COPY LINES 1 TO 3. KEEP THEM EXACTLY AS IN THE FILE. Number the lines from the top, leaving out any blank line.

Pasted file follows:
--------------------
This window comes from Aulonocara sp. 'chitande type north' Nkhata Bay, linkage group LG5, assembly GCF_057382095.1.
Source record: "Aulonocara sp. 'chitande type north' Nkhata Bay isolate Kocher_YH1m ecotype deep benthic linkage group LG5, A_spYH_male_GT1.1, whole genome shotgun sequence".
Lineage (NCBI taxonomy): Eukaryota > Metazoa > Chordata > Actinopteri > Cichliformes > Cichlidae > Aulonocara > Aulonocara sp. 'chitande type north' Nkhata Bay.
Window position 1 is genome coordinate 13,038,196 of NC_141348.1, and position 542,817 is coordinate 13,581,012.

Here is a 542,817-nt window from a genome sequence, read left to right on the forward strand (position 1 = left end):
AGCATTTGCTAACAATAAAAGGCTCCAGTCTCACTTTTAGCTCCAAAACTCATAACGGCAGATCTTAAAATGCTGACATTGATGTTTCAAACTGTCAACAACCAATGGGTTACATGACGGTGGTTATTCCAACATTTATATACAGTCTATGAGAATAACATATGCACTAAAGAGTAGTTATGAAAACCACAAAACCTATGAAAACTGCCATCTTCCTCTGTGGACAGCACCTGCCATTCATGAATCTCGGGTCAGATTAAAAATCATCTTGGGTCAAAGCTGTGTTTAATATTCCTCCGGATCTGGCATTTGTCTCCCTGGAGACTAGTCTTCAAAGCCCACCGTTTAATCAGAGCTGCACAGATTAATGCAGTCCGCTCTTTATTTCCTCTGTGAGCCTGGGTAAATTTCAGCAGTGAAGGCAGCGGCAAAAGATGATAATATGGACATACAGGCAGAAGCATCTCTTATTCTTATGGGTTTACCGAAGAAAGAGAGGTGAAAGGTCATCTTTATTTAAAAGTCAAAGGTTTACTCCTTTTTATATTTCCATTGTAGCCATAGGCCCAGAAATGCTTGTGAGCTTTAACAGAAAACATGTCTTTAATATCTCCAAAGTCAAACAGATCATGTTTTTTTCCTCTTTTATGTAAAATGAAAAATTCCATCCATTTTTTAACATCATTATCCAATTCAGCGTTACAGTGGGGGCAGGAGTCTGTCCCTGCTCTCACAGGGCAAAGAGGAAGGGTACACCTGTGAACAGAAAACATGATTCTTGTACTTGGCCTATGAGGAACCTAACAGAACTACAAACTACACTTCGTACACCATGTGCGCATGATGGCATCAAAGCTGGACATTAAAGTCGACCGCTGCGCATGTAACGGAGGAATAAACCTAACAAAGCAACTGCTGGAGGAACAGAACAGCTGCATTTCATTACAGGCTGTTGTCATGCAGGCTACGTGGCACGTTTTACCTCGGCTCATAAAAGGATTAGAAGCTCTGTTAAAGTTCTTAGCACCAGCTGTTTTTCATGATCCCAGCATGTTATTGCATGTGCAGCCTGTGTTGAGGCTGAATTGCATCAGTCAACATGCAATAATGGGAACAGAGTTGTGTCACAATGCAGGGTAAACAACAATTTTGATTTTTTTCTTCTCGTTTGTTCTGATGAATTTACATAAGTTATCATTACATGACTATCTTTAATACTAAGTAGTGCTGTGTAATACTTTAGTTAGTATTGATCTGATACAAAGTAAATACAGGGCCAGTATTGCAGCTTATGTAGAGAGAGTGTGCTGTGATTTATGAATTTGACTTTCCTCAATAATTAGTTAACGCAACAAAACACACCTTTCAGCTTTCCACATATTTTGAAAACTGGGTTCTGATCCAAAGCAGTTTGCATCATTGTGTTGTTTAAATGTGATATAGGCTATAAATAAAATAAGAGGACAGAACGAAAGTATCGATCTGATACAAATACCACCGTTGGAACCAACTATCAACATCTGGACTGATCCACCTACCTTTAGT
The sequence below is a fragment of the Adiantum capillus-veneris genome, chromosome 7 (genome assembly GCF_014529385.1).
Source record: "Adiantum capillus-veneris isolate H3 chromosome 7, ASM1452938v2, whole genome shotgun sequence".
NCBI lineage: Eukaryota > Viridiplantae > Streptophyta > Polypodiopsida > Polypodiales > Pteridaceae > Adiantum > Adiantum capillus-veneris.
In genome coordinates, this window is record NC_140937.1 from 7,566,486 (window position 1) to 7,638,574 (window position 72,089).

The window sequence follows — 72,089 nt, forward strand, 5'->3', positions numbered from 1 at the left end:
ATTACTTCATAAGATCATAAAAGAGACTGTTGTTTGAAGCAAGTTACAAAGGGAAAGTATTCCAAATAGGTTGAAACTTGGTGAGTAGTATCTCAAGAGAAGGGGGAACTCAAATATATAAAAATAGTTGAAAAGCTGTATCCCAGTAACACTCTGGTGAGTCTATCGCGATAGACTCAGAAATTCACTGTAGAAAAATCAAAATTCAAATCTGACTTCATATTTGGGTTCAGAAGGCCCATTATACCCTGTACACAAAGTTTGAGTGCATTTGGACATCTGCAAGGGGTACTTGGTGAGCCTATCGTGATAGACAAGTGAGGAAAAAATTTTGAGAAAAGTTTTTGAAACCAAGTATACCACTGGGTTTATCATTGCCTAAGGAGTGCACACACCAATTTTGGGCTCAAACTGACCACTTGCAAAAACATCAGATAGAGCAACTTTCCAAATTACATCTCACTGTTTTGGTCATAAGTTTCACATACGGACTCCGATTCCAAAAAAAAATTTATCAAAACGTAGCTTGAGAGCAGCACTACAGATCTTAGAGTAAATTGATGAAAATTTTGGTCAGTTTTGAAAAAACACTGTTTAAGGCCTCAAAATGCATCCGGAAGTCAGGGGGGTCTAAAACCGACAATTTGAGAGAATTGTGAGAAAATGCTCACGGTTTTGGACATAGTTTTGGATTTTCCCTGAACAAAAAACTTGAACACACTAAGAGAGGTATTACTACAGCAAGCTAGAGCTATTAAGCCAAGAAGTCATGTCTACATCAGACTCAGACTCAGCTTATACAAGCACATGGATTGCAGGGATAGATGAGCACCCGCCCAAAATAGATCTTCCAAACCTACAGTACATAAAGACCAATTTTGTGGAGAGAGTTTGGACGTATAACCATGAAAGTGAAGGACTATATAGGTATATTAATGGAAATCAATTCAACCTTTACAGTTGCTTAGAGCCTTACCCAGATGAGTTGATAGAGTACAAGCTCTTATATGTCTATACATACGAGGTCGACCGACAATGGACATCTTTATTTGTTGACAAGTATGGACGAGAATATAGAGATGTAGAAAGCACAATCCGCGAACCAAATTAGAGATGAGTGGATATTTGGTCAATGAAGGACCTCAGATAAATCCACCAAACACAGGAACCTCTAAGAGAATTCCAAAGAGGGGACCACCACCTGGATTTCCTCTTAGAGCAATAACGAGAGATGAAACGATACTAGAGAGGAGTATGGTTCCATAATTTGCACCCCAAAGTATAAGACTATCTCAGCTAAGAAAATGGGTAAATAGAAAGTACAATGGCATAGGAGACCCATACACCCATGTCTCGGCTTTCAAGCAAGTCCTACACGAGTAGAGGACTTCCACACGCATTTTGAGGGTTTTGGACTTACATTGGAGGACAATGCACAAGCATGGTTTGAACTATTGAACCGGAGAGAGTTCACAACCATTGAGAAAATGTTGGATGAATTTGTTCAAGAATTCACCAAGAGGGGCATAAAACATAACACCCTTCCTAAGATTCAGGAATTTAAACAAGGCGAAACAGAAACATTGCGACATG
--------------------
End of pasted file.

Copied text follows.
This window comes from Aulonocara sp. 'chitande type north' Nkhata Bay, linkage group LG5, assembly GCF_057382095.1.
Source record: "Aulonocara sp. 'chitande type north' Nkhata Bay isolate Kocher_YH1m ecotype deep benthic linkage group LG5, A_spYH_male_GT1.1, whole genome shotgun sequence".
Lineage (NCBI taxonomy): Eukaryota > Metazoa > Chordata > Actinopteri > Cichliformes > Cichlidae > Aulonocara > Aulonocara sp. 'chitande type north' Nkhata Bay.